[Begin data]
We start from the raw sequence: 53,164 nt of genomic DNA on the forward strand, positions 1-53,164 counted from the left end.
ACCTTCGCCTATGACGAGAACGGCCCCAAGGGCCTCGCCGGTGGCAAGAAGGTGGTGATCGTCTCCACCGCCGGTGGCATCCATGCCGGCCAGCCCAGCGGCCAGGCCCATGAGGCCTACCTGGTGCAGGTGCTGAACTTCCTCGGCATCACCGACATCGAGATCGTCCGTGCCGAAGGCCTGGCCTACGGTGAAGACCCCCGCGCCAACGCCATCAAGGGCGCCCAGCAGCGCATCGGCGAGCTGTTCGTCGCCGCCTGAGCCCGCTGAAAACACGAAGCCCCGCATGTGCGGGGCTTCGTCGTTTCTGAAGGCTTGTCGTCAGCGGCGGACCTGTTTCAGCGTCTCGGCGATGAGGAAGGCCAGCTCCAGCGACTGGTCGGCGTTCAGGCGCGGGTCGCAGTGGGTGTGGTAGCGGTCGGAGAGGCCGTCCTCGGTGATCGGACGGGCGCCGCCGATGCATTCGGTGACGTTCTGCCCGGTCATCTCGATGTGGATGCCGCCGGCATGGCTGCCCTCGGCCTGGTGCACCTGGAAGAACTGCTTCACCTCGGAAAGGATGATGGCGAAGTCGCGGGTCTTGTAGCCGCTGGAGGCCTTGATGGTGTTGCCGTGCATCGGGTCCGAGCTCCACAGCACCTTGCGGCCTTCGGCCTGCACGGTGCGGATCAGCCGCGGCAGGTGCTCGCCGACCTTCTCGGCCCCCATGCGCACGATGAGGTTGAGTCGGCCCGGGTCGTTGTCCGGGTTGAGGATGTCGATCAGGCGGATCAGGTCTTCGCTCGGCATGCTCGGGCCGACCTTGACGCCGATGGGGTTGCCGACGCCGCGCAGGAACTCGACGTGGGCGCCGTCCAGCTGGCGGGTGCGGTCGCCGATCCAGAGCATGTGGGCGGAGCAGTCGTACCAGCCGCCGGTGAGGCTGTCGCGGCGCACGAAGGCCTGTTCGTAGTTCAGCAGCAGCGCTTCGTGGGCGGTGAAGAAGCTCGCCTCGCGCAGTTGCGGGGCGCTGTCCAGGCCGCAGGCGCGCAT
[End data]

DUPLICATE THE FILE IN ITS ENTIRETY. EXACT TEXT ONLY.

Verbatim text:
We start from the raw sequence: 53,164 nt of genomic DNA on the forward strand, positions 1-53,164 counted from the left end.
ACCTTCGCCTATGACGAGAACGGCCCCAAGGGCCTCGCCGGTGGCAAGAAGGTGGTGATCGTCTCCACCGCCGGTGGCATCCATGCCGGCCAGCCCAGCGGCCAGGCCCATGAGGCCTACCTGGTGCAGGTGCTGAACTTCCTCGGCATCACCGACATCGAGATCGTCCGTGCCGAAGGCCTGGCCTACGGTGAAGACCCCCGCGCCAACGCCATCAAGGGCGCCCAGCAGCGCATCGGCGAGCTGTTCGTCGCCGCCTGAGCCCGCTGAAAACACGAAGCCCCGCATGTGCGGGGCTTCGTCGTTTCTGAAGGCTTGTCGTCAGCGGCGGACCTGTTTCAGCGTCTCGGCGATGAGGAAGGCCAGCTCCAGCGACTGGTCGGCGTTCAGGCGCGGGTCGCAGTGGGTGTGGTAGCGGTCGGAGAGGCCGTCCTCGGTGATCGGACGGGCGCCGCCGATGCATTCGGTGACGTTCTGCCCGGTCATCTCGATGTGGATGCCGCCGGCATGGCTGCCCTCGGCCTGGTGCACCTGGAAGAACTGCTTCACCTCGGAAAGGATGATGGCGAAGTCGCGGGTCTTGTAGCCGCTGGAGGCCTTGATGGTGTTGCCGTGCATCGGGTCCGAGCTCCACAGCACCTTGCGGCCTTCGGCCTGCACGGTGCGGATCAGCCGCGGCAGGTGCTCGCCGACCTTCTCGGCCCCCATGCGCACGATGAGGTTGAGTCGGCCCGGGTCGTTGTCCGGGTTGAGGATGTCGATCAGGCGGATCAGGTCTTCGCTCGGCATGCTCGGGCCGACCTTGACGCCGATGGGGTTGCCGACGCCGCGCAGGAACTCGACGTGGGCGCCGTCCAGCTGGCGGGTGCGGTCGCCGATCCAGAGCATGTGGGCGGAGCAGTCGTACCAGCCGCCGGTGAGGCTGTCGCGGCGCACGAAGGCCTGTTCGTAGTTCAGCAGCAGCGCTTCGTGGGCGGTGAAGAAGCTCGCCTCGCGCAGTTGCGGGGCGCTGTCCAGGCCGCAGGCGCGCAT